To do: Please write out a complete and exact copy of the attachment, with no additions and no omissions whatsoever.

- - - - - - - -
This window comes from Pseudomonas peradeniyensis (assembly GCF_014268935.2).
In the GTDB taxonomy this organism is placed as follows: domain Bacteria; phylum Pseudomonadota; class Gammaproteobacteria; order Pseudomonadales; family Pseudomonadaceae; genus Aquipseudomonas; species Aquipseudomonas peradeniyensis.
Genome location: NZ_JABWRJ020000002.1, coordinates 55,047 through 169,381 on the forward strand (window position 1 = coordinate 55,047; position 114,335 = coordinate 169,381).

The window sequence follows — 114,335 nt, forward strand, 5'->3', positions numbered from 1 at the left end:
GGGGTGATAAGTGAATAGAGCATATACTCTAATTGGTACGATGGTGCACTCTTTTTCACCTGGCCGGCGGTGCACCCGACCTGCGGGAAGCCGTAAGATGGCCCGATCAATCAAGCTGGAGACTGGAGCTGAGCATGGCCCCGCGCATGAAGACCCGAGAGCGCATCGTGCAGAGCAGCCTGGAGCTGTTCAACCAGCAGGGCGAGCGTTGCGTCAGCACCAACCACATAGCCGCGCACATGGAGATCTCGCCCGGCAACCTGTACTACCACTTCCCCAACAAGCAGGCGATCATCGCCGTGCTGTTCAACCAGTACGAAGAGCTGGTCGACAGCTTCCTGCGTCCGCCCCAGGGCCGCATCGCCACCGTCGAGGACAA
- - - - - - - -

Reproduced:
This window comes from Pseudomonas peradeniyensis (assembly GCF_014268935.2).
In the GTDB taxonomy this organism is placed as follows: domain Bacteria; phylum Pseudomonadota; class Gammaproteobacteria; order Pseudomonadales; family Pseudomonadaceae; genus Aquipseudomonas; species Aquipseudomonas peradeniyensis.
Genome location: NZ_JABWRJ020000002.1, coordinates 55,047 through 169,381 on the forward strand (window position 1 = coordinate 55,047; position 114,335 = coordinate 169,381).

The window sequence follows — 114,335 nt, forward strand, 5'->3', positions numbered from 1 at the left end:
GGGGTGATAAGTGAATAGAGCATATACTCTAATTGGTACGATGGTGCACTCTTTTTCACCTGGCCGGCGGTGCACCCGACCTGCGGGAAGCCGTAAGATGGCCCGATCAATCAAGCTGGAGACTGGAGCTGAGCATGGCCCCGCGCATGAAGACCCGAGAGCGCATCGTGCAGAGCAGCCTGGAGCTGTTCAACCAGCAGGGCGAGCGTTGCGTCAGCACCAACCACATAGCCGCGCACATGGAGATCTCGCCCGGCAACCTGTACTACCACTTCCCCAACAAGCAGGCGATCATCGCCGTGCTGTTCAACCAGTACGAAGAGCTGGTCGACAGCTTCCTGCGTCCGCCCCAGGGCCGCATCGCCACCGTCGAGGACAA